Minority-Serving Community Colleges Receive Less Funding
Inequality is perpetuated in sneaky, hidden, ways. We’ve moved past some of the more obvious forms of oppression — at least, on a good day — but more subtle practices and policies continue to have a big impact.
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A new report, which looked at minority-serving community colleges specifically, found some serious and hugely influential discrepancies. Let’s take a closer look.
Community colleges serve a higher number of minority students than other institutions, and that work is often parlayed into more professional growth opportunities for graduates. This new study found that 51 percent of Latino students who graduated with four-year STEM degrees started at a community college. The same is true for 44 percent of both American Indian/Alaska Native students and black students.
The degrees have a tremendous value to all of the students who work hard to earn them. Often, completion of these programs leads to other degrees down the road.
So, schools that serve populations that need support the most tend to offer less of it. These programs are proven to make a big difference for graduates, opening up professional options and opportunities that could not be gained otherwise. It’s not right that students who stand to gain the most from these institutions are forced to do so with less support than their more privileged counterparts.
During his January State of the Union address, President Obama announced his proposal to “make community college as free and universal and high school.”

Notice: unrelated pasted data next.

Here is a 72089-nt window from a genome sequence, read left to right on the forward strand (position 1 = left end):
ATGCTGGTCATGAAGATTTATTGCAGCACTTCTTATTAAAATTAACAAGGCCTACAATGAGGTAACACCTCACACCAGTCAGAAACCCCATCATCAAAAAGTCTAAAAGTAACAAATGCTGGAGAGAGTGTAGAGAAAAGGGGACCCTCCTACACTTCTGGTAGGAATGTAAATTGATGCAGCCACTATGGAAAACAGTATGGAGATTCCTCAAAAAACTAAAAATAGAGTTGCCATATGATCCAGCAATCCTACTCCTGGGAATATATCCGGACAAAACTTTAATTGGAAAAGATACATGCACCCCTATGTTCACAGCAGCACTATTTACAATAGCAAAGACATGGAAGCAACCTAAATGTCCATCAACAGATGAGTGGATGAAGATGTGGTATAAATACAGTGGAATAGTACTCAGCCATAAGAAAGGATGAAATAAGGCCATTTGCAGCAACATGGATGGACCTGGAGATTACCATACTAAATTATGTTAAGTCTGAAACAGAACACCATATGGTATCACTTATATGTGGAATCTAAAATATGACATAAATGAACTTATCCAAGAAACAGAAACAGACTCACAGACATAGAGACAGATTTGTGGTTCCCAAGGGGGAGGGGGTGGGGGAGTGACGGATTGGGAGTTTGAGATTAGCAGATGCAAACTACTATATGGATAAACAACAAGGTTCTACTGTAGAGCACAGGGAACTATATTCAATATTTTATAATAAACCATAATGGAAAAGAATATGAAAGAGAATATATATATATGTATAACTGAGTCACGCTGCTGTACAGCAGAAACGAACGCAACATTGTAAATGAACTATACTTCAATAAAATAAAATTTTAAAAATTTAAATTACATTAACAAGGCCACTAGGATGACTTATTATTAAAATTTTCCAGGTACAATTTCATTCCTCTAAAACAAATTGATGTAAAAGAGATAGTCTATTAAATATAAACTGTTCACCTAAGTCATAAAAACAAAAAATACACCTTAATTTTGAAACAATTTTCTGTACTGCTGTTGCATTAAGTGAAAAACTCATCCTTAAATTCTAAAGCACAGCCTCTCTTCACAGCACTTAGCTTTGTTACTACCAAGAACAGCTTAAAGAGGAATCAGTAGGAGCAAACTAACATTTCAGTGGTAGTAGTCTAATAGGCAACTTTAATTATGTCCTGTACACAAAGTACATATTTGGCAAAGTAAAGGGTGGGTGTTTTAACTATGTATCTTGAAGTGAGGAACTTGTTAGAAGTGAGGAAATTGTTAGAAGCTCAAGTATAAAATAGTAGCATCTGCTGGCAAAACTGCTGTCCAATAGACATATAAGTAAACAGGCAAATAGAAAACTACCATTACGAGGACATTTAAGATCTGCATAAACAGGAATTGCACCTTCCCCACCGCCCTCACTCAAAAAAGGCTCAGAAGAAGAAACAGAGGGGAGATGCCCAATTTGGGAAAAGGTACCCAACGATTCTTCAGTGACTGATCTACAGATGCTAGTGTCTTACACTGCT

Not surprisingly, this proposal is a tough sell to Republicans, who have offered fierce criticism of the idea since it was first rolled out.
But, an effort to protect, and even expand, the opportunity of a two-year degree is timely and increasingly pressing as we move forward into a world that requires more and more training for professional success, (maybe even survival). It turns out that attempts to mindfully level the playing field of opportunity for students are still quite necessary in 2015.
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Gina Belli works as a teacher, freelance writer, and educational consultant, and lives in her beloved home state, Connecticut. She likes to write about education, work-life balance, and the economy. Given her arresting capacity to over-analyze anything interpersonal, her writing often tends to focus on some of the more emotional aspects of workplace connections and disconnections, as they relate to partnerships and teams, personality and communication styles, and leadership. In her free time, she likes to putter around her renovated one-room schoolhouse home, take walks in the woods, and eat as much guacamole as she can get her hands on.